The proposed funding criteria were amended following consideration of this feedback to include practitioners who are applying on the recommendation of an oncologist. 

Zoledronic acid should be available for administration in GP clinics.

Administration costs in primary care should be funded by the government.

The listings in Schedule B and H will allow for funded drug product no matter where the service is delivered.

Funding for service delivery is determined by DHBs and we are aware that an increasing number of DHBs have systems in place to enable general practices to provide funded infusions for patients. Those DHBs that are not able to offer funded community based infusions are not required to be ready on 1 January 2018. They can continue to provide patients with zoledronic acid in a hospital outpatient setting, or as alternatively arranged, as they are currently doing.

Access should be widened to include patients whose postmenopausal state has been induced by ovarian function suppressing treatments such as gonadotrophin releasing hormone agonists or oophorectomy.

The funding criteria have been amended following consideration of this feedback to make explicit that they are intended to include these patients.

Adjuvant zoledronic acid treatment should be for up to 5 years as the majority of evidence is from studies where administration was 3-5 years.

The 2 year duration of treatment is in line with advice received from our clinical advisors which takes into account all currently available published evidence. We note that this was recommendation was primarily based on the Coleman et al 2015 meta-analysis, which reported no better rates of annual events for patients taking more than two years treatment compared with those taking only two years.

Our clinical advisors considered that the greatest benefit from bisphosphonate treatment was derived from the initial doses and that the incremental benefit of subsequent doses was uncertain.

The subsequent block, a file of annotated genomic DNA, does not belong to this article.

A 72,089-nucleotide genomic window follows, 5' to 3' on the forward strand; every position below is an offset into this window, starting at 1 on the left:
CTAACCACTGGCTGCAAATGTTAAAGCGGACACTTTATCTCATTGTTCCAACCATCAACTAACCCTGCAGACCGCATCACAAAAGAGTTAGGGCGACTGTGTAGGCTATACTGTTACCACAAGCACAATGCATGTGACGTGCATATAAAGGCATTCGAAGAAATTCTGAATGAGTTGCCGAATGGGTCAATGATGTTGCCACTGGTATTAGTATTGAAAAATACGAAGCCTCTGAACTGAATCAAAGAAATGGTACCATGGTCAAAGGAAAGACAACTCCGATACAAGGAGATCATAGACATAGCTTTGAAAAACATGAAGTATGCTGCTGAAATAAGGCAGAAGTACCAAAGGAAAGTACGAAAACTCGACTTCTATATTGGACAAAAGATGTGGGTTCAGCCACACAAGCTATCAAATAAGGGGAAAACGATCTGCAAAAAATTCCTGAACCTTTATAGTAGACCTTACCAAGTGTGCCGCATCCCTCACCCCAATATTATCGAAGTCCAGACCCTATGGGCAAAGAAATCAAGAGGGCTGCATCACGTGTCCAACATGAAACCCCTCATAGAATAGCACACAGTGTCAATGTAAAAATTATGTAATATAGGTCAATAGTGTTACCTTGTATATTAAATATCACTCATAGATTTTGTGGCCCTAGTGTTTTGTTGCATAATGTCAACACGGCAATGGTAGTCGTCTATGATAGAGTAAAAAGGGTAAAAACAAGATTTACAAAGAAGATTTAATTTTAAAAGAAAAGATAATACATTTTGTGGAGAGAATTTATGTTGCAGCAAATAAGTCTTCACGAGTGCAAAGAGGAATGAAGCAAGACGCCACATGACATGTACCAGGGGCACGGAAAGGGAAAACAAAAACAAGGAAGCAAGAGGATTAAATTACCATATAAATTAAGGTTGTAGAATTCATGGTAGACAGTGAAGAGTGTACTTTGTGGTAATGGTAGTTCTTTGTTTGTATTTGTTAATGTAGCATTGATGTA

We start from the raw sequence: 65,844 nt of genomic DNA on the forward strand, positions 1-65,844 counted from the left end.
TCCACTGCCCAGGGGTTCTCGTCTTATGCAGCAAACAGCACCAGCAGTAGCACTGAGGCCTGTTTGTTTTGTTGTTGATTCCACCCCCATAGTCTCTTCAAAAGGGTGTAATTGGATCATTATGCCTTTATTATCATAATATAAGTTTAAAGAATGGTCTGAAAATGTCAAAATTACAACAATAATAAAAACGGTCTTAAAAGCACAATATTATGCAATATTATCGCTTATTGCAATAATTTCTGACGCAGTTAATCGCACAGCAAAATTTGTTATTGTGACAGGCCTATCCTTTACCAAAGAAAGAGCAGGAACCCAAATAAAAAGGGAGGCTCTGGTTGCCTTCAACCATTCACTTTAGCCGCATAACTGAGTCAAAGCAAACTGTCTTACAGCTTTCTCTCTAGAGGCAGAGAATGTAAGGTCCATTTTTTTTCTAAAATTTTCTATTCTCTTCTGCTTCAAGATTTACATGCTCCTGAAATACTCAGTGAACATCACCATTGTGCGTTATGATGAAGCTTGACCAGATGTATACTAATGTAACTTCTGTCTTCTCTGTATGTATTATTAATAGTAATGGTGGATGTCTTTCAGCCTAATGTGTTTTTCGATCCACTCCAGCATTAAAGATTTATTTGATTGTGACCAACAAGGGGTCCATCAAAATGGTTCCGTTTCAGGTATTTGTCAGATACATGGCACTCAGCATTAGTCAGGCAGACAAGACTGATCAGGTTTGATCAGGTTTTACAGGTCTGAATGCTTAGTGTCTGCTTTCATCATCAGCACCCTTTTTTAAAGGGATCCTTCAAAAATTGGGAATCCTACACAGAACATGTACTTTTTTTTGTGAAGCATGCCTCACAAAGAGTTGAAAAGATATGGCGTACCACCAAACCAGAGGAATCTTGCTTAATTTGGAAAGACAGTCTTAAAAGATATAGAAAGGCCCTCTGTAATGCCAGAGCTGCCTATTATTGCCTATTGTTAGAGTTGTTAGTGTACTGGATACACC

We would welcome a funding application should new published evidence become available which supports extending the treatment duration of zoledronic acid treatment in this population.

Requirement for a dental assessment prior to initiation treatment with bisphosphonates and the impact on public dental services or personal patient costs.

Dental assessments would be a barrier to accessing zoledronic acid.

The costs of dental treatment should be funded.

We considered the impact (costs and savings to the health sector and to patients) of dental assessments when assessing the proposal. Despite these, we consider the widening of funding to be a good investment in health outcomes.

Funding for services such as dental assessments is provided by DHB hospitals. PHARMAC is not able to fund dental assessments.

This proposal would have a significant impact on infusion services.

We note the impact of extra infusions on the health system. Despite these costs and resourcing impacts, we consider the widening of funding to be a good investment in health outcomes.

There would be significant health service costs for patients who develop osteonecrosis.

We acknowledge the costs and health impacts of osteonecrosis.

Early specialist involvement should be a part of development for all new funding applications of significance to the sector rather than restricted to subcommittees and brief sector consultation.

We are keen to hear from interested stakeholders as their inputs are important contributions to our decision-making.

PHARMAC publishes the receipt of all funding applications on its website including the minutes of our clinical advisor’s assessments.  Our application tracker(external link) is searchable by therapeutic group, chemical name, brand name, applicant and condition. We regularly meet with people working in the health sector (including with specialists) and talk about the funding proposals we have received.

We note that the wider clinical community and consumer groups can submit funding applications and/or provide information (face to face or in writing) regarding funding proposals that PHARMAC has under assessment at any time. 

We are grateful for the specific suggestions from the respondent on how we could do better in our engagement.